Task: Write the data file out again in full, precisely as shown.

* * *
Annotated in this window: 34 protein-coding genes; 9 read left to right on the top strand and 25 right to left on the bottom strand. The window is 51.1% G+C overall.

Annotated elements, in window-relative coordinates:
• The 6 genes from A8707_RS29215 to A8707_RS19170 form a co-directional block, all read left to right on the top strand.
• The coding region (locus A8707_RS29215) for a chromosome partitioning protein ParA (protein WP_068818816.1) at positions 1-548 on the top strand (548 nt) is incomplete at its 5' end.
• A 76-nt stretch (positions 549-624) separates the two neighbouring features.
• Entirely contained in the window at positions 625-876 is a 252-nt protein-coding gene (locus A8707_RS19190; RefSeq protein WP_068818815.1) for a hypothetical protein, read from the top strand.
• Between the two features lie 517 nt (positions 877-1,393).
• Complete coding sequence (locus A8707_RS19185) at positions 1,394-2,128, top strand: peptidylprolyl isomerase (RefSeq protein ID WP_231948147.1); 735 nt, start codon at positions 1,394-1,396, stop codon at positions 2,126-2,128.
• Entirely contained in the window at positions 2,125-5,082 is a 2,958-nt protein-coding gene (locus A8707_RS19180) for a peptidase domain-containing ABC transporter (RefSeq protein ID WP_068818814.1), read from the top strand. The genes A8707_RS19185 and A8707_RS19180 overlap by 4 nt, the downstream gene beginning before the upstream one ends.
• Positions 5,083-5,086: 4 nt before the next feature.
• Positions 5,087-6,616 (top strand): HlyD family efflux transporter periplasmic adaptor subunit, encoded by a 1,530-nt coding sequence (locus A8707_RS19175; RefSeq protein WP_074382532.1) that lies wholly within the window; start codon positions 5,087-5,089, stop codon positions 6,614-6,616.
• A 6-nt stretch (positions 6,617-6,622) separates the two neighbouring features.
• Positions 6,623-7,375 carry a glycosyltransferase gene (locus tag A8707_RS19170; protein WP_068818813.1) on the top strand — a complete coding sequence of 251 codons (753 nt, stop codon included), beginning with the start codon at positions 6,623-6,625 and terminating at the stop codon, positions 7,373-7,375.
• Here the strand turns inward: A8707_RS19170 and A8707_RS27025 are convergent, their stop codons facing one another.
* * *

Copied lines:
Annotated in this window: 34 protein-coding genes; 9 read left to right on the top strand and 25 right to left on the bottom strand. The window is 51.1% G+C overall.

Annotated elements, in window-relative coordinates:
• The 6 genes from A8707_RS29215 to A8707_RS19170 form a co-directional block, all read left to right on the top strand.
• The coding region (locus A8707_RS29215) for a chromosome partitioning protein ParA (protein WP_068818816.1) at positions 1-548 on the top strand (548 nt) is incomplete at its 5' end.
• A 76-nt stretch (positions 549-624) separates the two neighbouring features.
• Entirely contained in the window at positions 625-876 is a 252-nt protein-coding gene (locus A8707_RS19190; RefSeq protein WP_068818815.1) for a hypothetical protein, read from the top strand.
• Between the two features lie 517 nt (positions 877-1,393).
• Complete coding sequence (locus A8707_RS19185) at positions 1,394-2,128, top strand: peptidylprolyl isomerase (RefSeq protein ID WP_231948147.1); 735 nt, start codon at positions 1,394-1,396, stop codon at positions 2,126-2,128.
• Entirely contained in the window at positions 2,125-5,082 is a 2,958-nt protein-coding gene (locus A8707_RS19180) for a peptidase domain-containing ABC transporter (RefSeq protein ID WP_068818814.1), read from the top strand. The genes A8707_RS19185 and A8707_RS19180 overlap by 4 nt, the downstream gene beginning before the upstream one ends.
• Positions 5,083-5,086: 4 nt before the next feature.
• Positions 5,087-6,616 (top strand): HlyD family efflux transporter periplasmic adaptor subunit, encoded by a 1,530-nt coding sequence (locus A8707_RS19175; RefSeq protein WP_074382532.1) that lies wholly within the window; start codon positions 5,087-5,089, stop codon positions 6,614-6,616.
• A 6-nt stretch (positions 6,617-6,622) separates the two neighbouring features.
• Positions 6,623-7,375 carry a glycosyltransferase gene (locus tag A8707_RS19170; protein WP_068818813.1) on the top strand — a complete coding sequence of 251 codons (753 nt, stop codon included), beginning with the start codon at positions 6,623-6,625 and terminating at the stop codon, positions 7,373-7,375.
• Here the strand turns inward: A8707_RS19170 and A8707_RS27025 are convergent, their stop codons facing one another.